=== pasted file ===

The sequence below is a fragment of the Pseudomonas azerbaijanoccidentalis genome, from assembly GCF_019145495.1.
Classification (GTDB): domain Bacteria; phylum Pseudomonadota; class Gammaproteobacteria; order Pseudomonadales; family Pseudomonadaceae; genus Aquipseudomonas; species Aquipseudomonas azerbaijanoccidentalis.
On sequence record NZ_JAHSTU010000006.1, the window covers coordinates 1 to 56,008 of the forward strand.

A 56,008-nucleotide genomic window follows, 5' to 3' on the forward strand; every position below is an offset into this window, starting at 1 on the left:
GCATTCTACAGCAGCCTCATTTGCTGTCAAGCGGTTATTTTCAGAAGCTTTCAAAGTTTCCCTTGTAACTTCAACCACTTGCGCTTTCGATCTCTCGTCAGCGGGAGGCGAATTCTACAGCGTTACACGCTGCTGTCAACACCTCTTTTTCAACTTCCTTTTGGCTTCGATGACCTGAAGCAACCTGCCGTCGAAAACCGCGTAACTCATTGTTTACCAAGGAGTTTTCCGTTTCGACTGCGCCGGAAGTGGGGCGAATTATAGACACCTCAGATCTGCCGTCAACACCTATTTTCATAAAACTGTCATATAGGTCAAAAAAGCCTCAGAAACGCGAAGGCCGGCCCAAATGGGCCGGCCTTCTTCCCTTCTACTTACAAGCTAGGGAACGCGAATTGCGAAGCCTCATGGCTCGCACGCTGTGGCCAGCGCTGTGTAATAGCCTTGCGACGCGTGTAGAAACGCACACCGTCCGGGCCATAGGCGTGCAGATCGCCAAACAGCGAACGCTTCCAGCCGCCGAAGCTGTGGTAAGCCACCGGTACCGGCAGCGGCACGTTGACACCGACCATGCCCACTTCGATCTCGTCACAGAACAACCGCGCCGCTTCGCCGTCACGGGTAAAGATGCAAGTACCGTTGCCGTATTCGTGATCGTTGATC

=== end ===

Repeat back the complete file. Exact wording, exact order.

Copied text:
The sequence below is a fragment of the Pseudomonas azerbaijanoccidentalis genome, from assembly GCF_019145495.1.
Classification (GTDB): domain Bacteria; phylum Pseudomonadota; class Gammaproteobacteria; order Pseudomonadales; family Pseudomonadaceae; genus Aquipseudomonas; species Aquipseudomonas azerbaijanoccidentalis.
On sequence record NZ_JAHSTU010000006.1, the window covers coordinates 1 to 56,008 of the forward strand.

A 56,008-nucleotide genomic window follows, 5' to 3' on the forward strand; every position below is an offset into this window, starting at 1 on the left:
GCATTCTACAGCAGCCTCATTTGCTGTCAAGCGGTTATTTTCAGAAGCTTTCAAAGTTTCCCTTGTAACTTCAACCACTTGCGCTTTCGATCTCTCGTCAGCGGGAGGCGAATTCTACAGCGTTACACGCTGCTGTCAACACCTCTTTTTCAACTTCCTTTTGGCTTCGATGACCTGAAGCAACCTGCCGTCGAAAACCGCGTAACTCATTGTTTACCAAGGAGTTTTCCGTTTCGACTGCGCCGGAAGTGGGGCGAATTATAGACACCTCAGATCTGCCGTCAACACCTATTTTCATAAAACTGTCATATAGGTCAAAAAAGCCTCAGAAACGCGAAGGCCGGCCCAAATGGGCCGGCCTTCTTCCCTTCTACTTACAAGCTAGGGAACGCGAATTGCGAAGCCTCATGGCTCGCACGCTGTGGCCAGCGCTGTGTAATAGCCTTGCGACGCGTGTAGAAACGCACACCGTCCGGGCCATAGGCGTGCAGATCGCCAAACAGCGAACGCTTCCAGCCGCCGAAGCTGTGGTAAGCCACCGGTACCGGCAGCGGCACGTTGACACCGACCATGCCCACTTCGATCTCGTCACAGAACAACCGCGCCGCTTCGCCGTCACGGGTAAAGATGCAAGTACCGTTGCCGTATTCGTGATCGTTGATC